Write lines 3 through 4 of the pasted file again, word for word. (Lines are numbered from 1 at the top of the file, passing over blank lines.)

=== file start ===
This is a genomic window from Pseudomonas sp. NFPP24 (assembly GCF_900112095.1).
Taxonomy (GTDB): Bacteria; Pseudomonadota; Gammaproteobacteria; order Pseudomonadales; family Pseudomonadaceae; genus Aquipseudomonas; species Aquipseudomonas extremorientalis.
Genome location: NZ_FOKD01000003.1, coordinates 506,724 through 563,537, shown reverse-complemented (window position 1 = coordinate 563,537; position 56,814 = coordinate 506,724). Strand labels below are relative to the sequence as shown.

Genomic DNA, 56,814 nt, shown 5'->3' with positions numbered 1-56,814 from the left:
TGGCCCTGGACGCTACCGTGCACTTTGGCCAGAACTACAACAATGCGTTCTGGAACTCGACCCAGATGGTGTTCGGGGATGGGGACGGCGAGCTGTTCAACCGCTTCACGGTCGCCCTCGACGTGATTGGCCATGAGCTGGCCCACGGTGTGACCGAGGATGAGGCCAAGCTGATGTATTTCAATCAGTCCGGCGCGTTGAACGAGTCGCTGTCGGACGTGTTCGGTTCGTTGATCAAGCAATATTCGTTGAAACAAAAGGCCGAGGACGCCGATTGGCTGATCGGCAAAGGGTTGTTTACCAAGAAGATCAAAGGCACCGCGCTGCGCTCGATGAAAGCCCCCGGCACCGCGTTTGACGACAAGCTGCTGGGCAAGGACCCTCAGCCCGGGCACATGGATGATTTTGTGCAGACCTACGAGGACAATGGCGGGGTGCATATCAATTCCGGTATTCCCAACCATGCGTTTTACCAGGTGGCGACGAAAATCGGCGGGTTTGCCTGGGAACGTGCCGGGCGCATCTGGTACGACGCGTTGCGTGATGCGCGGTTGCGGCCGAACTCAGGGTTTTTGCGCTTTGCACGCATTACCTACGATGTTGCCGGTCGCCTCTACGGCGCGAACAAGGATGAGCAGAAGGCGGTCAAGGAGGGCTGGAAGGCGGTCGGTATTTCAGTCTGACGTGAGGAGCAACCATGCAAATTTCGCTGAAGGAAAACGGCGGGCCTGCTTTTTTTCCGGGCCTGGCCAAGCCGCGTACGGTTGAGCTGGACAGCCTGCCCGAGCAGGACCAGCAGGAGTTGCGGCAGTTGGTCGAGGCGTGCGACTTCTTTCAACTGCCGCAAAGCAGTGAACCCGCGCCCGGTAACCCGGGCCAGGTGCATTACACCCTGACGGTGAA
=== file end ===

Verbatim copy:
Genome location: NZ_FOKD01000003.1, coordinates 506,724 through 563,537, shown reverse-complemented (window position 1 = coordinate 563,537; position 56,814 = coordinate 506,724). Strand labels below are relative to the sequence as shown.

Genomic DNA, 56,814 nt, shown 5'->3' with positions numbered 1-56,814 from the left: